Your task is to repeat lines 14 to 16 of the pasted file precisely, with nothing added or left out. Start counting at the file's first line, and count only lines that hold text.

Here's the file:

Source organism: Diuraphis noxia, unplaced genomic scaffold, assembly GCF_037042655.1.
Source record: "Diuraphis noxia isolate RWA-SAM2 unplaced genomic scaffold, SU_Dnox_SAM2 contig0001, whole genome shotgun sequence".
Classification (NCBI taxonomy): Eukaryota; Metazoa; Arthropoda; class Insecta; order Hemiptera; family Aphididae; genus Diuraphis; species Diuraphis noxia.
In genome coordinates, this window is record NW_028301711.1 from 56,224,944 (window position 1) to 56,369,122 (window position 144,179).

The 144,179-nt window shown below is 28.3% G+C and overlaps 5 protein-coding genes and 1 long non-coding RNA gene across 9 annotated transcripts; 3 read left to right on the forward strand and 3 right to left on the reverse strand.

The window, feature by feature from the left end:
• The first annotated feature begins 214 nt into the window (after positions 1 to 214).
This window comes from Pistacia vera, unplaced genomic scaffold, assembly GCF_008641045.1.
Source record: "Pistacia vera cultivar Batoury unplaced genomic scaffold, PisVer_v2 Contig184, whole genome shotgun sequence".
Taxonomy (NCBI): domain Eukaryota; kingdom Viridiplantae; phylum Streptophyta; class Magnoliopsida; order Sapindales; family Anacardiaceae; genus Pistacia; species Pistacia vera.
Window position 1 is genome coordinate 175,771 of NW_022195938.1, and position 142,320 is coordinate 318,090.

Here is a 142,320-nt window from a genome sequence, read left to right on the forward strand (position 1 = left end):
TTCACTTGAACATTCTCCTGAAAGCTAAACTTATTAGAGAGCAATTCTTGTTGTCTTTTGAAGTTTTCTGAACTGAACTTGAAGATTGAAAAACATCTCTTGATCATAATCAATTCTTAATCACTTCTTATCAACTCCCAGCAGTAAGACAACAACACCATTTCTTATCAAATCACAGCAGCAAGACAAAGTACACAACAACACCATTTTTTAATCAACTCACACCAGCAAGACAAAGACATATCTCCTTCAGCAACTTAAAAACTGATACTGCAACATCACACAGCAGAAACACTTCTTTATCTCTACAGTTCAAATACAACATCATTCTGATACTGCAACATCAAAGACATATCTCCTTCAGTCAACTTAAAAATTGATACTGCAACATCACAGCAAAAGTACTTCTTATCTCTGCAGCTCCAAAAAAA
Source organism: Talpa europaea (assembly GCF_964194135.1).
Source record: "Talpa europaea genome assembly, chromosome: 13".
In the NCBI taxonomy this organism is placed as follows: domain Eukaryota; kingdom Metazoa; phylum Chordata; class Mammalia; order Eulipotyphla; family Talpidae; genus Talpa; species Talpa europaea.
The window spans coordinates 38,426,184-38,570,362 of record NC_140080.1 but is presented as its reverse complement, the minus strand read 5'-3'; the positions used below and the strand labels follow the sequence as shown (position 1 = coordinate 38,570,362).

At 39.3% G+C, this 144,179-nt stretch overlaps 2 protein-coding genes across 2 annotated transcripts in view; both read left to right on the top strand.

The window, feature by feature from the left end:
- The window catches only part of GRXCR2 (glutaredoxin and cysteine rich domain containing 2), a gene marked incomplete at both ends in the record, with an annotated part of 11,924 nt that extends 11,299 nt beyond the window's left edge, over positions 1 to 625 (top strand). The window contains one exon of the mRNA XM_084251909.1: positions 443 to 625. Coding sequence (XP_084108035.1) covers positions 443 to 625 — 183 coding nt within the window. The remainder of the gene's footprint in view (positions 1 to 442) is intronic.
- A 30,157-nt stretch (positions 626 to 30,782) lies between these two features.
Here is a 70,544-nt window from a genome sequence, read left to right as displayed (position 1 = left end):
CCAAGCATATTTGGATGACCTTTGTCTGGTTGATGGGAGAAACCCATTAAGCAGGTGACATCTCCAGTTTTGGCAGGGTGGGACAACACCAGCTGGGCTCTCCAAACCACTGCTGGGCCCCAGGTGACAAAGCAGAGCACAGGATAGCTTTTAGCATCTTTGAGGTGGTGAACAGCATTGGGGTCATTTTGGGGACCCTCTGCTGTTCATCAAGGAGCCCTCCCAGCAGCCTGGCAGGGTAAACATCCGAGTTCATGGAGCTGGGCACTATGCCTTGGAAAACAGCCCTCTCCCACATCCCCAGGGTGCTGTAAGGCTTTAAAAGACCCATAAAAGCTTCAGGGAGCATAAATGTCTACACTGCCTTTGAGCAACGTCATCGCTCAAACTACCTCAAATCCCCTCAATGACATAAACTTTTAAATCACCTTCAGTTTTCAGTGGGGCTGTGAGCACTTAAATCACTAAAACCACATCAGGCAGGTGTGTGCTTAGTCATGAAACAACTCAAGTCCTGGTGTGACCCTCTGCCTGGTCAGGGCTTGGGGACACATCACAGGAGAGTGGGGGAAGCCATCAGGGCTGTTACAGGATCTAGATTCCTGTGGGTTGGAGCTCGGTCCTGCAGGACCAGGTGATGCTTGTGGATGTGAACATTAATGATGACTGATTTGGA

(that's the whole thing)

Source organism: Talpa europaea (assembly GCF_964194135.1).
Source record: "Talpa europaea genome assembly, chromosome: 13".
In the NCBI taxonomy this organism is placed as follows: domain Eukaryota; kingdom Metazoa; phylum Chordata; class Mammalia; order Eulipotyphla; family Talpidae; genus Talpa; species Talpa europaea.